The continuing controversy over a proposed Islamic community center and mosque to be built near the site of the former World Trade Center has some in the counterterrorism community worried about the fallout in the Muslim world.
Terrorism experts in Washington have been closely following the protests over the Park51 project, concerned that the hostile rhetoric and anti-Islam messages will undermine the extensive and expensive U.S. public diplomacy that has tried to positively influence foreign public opinion and present the United States as a beacon of religious freedom and tolerance. It is a particular problem when the loudest, most inflammatory voices are the ones who get the megaphone of the media. "These folks from both sides, who get paid to say controversial things, rarely let their ignorance impede their intolerance. In this case, we're dealing with some of the moderate Muslim voices that we've long tried to project," says one senior counterterrorism official, who asked for anonymity because he was not authorized to speak publicly on the issue.
In recent days, the leader of the Park51 project, Imam Feisal Abdul Rauf, has been the target of critics who portrayed him, at best, as insensitive to some 9/11 victims' families and, at worst, as an anti-American radical posing as a moderate. During all of this, he has been far from the scene of the controversy, on a State Department-sponsored public diplomacy mission to Bahrain, Qatar, and the United Arab Emirates. So it fell to State Department spokesman PJ Crowley to speak in his defense: "[Rauf's] work on tolerance and religious diversity is well-known, and he brings a moderate perspective to foreign audiences on what it's like to be a practicing Muslim in the United States."
Rauf has participated in such outreach efforts with State's Bureau of International Information Programs since 2007. But the U.S. government's backing of Rauf hasn't dampened blistering criticism of the imam or the project. Former presidential adviser turned conservative pundit Dick Morris, appearing on Fox News, said that the center would become a "command center for terrorists." Former Speaker of the House Newt Gingrich drew a comparison between the project's backers and Nazis. Rick Lazio, a GOP candidate for New York governor, called Rauf a "terrorist sympathizer." The criticism, however outlandish, is resonating: Seven out of 10 Americans oppose the project, according to a CBS poll out last .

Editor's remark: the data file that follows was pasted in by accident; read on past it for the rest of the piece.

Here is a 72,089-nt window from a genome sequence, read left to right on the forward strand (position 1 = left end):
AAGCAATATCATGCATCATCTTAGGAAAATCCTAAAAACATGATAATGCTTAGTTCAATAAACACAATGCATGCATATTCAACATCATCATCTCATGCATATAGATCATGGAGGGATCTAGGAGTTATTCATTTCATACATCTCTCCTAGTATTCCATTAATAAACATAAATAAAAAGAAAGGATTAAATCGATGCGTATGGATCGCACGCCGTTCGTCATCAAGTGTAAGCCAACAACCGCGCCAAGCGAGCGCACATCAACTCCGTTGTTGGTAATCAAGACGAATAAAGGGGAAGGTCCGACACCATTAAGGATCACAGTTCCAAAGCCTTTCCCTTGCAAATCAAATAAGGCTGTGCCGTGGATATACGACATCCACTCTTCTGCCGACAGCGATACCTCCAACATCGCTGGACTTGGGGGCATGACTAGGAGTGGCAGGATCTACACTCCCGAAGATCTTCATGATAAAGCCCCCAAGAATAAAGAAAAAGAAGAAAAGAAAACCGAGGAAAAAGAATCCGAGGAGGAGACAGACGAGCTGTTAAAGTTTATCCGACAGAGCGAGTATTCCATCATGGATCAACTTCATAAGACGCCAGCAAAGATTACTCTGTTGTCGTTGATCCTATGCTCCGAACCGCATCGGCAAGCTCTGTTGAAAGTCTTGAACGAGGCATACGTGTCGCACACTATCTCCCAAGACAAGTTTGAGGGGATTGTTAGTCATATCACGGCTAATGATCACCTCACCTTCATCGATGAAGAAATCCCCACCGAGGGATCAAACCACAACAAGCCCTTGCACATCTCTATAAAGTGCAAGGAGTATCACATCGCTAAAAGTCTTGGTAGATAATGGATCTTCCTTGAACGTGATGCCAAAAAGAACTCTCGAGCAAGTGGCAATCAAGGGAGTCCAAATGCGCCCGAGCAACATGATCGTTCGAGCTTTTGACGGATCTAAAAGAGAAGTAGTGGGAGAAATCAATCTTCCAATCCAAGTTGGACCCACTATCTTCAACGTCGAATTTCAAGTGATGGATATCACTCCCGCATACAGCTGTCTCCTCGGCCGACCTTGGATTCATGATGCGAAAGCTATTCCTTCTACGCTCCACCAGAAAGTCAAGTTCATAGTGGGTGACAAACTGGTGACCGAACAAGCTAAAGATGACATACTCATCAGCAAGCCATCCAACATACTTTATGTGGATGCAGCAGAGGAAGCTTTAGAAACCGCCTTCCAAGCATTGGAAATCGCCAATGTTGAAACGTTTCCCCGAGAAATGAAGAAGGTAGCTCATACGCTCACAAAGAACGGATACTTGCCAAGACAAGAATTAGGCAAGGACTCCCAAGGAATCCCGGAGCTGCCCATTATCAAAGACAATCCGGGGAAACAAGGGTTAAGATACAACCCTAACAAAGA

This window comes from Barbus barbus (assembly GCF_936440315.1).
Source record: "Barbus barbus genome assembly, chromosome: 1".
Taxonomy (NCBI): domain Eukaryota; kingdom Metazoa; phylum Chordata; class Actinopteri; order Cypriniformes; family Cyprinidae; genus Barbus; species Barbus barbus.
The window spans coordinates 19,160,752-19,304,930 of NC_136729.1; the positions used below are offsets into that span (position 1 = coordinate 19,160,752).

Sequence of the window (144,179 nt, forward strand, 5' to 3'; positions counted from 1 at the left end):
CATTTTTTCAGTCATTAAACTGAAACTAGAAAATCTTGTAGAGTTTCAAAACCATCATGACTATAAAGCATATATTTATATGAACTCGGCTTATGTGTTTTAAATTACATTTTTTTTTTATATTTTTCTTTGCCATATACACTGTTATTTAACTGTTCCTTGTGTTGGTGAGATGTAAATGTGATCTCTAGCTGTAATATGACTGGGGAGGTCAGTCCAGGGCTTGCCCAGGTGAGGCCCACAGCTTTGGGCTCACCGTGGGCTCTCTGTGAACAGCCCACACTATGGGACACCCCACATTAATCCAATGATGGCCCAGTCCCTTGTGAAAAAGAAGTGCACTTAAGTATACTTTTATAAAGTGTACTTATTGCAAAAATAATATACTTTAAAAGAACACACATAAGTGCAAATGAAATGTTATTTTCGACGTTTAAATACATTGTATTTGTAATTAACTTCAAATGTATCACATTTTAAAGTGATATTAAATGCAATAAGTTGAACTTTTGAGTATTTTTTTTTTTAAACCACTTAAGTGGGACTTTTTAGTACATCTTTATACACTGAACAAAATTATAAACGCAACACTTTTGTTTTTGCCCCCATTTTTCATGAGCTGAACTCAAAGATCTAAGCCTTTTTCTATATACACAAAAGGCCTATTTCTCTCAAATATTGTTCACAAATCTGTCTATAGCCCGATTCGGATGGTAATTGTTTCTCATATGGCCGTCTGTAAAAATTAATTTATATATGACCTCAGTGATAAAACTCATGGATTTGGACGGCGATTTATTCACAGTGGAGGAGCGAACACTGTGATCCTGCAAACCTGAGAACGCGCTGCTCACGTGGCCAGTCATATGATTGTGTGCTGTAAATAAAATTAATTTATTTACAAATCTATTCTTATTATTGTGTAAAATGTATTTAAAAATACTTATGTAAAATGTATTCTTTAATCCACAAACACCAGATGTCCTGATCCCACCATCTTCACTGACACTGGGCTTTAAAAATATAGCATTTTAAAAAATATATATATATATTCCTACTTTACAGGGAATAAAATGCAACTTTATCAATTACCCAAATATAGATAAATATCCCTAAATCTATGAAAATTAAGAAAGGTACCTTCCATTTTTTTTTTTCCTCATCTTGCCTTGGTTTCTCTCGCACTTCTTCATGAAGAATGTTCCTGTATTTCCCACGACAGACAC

Reaction has not fallen neatly along ideological lines. Senate Majority Leader Harry Reid publicly opposes Park51, as does New York's Democratic Gov. David Patterson, deferring to the wishes of some 9/11 families. Former solicitor general in the George W. Bush administration, Ted Olson, who lost his wife on the 9/11 jetliner that crashed into the Pentagon, has come out in favor of the project, citing the Constitution's promise of religious freedom.
For all the criticism of some of his past statements, including one notable quote in which the imam talked about how U.S. policies contributed to the deaths of Muslims, Rauf would be a strange bedfellow with religious zealots like Osama bin Laden. He is a leading voice for Muslim moderation in dealings with Israel, the United States, and interfaith efforts writ large. But he is also a Sufi, a follower of a mystical strand of Islam. Sufis are viewed as apostates by more hard-line Muslim sects like Wahhabism and Salafism, a violent strain of which inspires al Qaeda. Indeed, from Pakistan to Saudi Arabia, radical Salafist Muslims are the sworn enemies of the more liberal Sufis.
U.S. diplomacy efforts since 9/11 have largely focused on using moderate Muslims as ambassadors to counter extremist voices in the Muslim world. A 2007 Rand study advocated partnering with moderate Sufis. "Because of their victimization by Salafis and Wahhabis, traditionalists and Sufis are natural allies of the West to the extent that common ground can be found with them," the report concluded.